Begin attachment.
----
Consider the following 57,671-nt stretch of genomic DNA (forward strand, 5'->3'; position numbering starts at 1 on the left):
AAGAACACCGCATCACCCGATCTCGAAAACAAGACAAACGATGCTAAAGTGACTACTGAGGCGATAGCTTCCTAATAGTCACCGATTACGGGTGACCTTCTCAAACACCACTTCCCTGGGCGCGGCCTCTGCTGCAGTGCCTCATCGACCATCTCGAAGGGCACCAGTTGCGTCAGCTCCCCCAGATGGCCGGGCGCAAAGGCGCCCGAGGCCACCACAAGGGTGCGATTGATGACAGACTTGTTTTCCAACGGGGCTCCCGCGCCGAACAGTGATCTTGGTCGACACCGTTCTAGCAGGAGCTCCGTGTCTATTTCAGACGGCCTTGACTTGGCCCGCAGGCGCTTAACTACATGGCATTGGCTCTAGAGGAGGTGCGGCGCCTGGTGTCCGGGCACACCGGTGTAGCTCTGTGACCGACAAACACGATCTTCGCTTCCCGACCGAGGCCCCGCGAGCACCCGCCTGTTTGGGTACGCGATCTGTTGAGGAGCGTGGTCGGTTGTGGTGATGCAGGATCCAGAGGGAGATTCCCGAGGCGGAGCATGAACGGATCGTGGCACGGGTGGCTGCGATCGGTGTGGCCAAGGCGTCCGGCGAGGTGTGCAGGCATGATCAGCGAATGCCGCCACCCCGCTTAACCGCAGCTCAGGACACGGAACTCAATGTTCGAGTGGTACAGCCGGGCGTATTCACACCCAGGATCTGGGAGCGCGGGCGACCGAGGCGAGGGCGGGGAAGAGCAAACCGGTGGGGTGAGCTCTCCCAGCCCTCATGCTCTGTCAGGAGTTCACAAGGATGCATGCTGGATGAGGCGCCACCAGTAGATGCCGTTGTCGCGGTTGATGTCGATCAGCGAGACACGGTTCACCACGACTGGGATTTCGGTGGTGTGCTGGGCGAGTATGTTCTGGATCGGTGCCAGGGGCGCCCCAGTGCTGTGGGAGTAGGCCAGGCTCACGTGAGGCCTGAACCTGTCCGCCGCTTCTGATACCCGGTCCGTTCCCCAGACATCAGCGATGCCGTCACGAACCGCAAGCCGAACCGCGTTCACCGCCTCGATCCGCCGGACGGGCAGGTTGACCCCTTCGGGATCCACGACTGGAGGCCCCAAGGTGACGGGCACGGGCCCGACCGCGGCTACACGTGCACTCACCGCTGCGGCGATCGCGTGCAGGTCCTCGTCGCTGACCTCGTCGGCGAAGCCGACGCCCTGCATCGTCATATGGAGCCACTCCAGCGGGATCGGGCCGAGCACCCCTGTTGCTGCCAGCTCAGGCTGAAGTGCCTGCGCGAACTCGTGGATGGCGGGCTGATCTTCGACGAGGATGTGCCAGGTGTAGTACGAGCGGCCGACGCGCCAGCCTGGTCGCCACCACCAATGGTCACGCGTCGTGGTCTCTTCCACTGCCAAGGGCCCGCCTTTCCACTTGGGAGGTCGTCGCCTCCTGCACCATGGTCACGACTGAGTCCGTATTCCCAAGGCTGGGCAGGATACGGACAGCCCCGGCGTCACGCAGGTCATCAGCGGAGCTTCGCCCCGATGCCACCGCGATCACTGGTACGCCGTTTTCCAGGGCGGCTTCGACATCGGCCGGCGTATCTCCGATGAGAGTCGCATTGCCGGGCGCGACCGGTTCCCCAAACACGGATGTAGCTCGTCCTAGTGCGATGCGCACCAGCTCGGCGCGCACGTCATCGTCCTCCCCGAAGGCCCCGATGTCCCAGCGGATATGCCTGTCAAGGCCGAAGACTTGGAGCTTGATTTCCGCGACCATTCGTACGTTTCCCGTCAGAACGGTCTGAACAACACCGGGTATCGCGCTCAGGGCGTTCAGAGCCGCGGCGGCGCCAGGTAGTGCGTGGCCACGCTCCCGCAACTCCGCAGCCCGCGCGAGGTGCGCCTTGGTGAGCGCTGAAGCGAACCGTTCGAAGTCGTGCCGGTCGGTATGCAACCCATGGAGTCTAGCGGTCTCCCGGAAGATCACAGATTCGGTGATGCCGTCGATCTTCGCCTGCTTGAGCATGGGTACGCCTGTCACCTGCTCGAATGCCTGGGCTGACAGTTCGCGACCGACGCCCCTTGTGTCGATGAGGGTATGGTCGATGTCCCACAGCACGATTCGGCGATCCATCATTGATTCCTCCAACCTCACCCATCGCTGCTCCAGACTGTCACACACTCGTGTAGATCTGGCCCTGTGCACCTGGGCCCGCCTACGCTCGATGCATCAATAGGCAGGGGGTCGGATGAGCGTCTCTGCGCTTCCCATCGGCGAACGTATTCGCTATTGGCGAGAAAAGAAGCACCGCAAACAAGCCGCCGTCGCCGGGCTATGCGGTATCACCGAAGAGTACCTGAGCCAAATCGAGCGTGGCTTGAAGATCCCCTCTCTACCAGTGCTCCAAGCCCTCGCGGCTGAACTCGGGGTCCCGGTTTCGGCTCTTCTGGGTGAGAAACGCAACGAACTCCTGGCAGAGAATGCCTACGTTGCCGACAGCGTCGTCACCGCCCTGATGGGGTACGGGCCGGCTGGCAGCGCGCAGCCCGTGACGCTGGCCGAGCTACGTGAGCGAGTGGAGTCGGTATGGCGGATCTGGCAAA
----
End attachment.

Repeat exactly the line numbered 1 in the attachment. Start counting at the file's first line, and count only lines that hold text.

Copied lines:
Consider the following 57,671-nt stretch of genomic DNA (forward strand, 5'->3'; position numbering starts at 1 on the left):